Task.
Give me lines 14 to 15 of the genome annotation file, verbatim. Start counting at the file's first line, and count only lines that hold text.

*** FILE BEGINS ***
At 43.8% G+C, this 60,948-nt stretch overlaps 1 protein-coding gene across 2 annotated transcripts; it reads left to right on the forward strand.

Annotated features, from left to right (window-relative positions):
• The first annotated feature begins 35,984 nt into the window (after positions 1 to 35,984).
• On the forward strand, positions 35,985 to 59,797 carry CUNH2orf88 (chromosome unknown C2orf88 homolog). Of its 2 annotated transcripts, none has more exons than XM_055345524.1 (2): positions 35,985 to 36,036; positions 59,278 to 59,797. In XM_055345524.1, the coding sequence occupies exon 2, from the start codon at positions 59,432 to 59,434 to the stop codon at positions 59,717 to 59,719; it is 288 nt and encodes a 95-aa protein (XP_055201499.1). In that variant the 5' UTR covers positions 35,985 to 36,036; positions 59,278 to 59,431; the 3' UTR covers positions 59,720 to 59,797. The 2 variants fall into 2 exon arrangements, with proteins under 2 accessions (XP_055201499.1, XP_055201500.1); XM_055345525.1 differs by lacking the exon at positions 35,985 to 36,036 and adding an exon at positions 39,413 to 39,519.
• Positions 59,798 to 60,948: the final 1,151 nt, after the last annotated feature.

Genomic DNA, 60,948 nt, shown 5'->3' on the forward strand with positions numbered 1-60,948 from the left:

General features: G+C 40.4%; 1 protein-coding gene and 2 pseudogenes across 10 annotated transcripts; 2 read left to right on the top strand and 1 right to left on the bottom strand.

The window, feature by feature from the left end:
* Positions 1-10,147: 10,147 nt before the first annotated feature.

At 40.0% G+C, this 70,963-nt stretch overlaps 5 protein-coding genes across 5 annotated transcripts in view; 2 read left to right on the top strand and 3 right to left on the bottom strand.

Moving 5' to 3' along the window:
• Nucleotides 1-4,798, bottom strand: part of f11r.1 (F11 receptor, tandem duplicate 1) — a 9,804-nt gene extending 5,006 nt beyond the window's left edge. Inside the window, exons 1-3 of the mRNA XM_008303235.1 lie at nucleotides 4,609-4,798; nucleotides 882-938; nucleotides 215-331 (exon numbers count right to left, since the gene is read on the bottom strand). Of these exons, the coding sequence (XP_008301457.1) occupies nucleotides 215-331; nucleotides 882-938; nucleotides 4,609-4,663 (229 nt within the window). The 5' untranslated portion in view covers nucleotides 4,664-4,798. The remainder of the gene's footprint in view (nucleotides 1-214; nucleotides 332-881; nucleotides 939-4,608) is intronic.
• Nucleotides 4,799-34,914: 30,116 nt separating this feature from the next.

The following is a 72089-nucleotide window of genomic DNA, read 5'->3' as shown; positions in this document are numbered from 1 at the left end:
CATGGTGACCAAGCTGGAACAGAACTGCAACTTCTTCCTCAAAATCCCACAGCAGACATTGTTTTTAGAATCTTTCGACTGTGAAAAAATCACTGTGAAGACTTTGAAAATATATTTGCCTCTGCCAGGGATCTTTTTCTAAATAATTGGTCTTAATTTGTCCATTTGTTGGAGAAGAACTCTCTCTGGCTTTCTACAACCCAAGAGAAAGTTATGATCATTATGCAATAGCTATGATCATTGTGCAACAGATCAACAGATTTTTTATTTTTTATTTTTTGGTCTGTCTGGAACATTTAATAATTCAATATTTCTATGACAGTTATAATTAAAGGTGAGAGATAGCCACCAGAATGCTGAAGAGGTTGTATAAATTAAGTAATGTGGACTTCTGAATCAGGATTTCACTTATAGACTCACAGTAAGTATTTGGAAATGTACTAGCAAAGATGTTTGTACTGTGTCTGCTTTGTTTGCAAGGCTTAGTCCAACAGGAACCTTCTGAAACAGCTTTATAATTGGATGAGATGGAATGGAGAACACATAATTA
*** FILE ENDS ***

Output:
The following is a 72089-nucleotide window of genomic DNA, read 5'->3' as shown; positions in this document are numbered from 1 at the left end:
CATGGTGACCAAGCTGGAACAGAACTGCAACTTCTTCCTCAAAATCCCACAGCAGACATTGTTTTTAGAATCTTTCGACTGTGAAAAAATCACTGTGAAGACTTTGAAAATATATTTGCCTCTGCCAGGGATCTTTTTCTAAATAATTGGTCTTAATTTGTCCATTTGTTGGAGAAGAACTCTCTCTGGCTTTCTACAACCCAAGAGAAAGTTATGATCATTATGCAATAGCTATGATCATTGTGCAACAGATCAACAGATTTTTTATTTTTTATTTTTTGGTCTGTCTGGAACATTTAATAATTCAATATTTCTATGACAGTTATAATTAAAGGTGAGAGATAGCCACCAGAATGCTGAAGAGGTTGTATAAATTAAGTAATGTGGACTTCTGAATCAGGATTTCACTTATAGACTCACAGTAAGTATTTGGAAATGTACTAGCAAAGATGTTTGTACTGTGTCTGCTTTGTTTGCAAGGCTTAGTCCAACAGGAACCTTCTGAAACAGCTTTATAATTGGATGAGATGGAATGGAGAACACATAATTA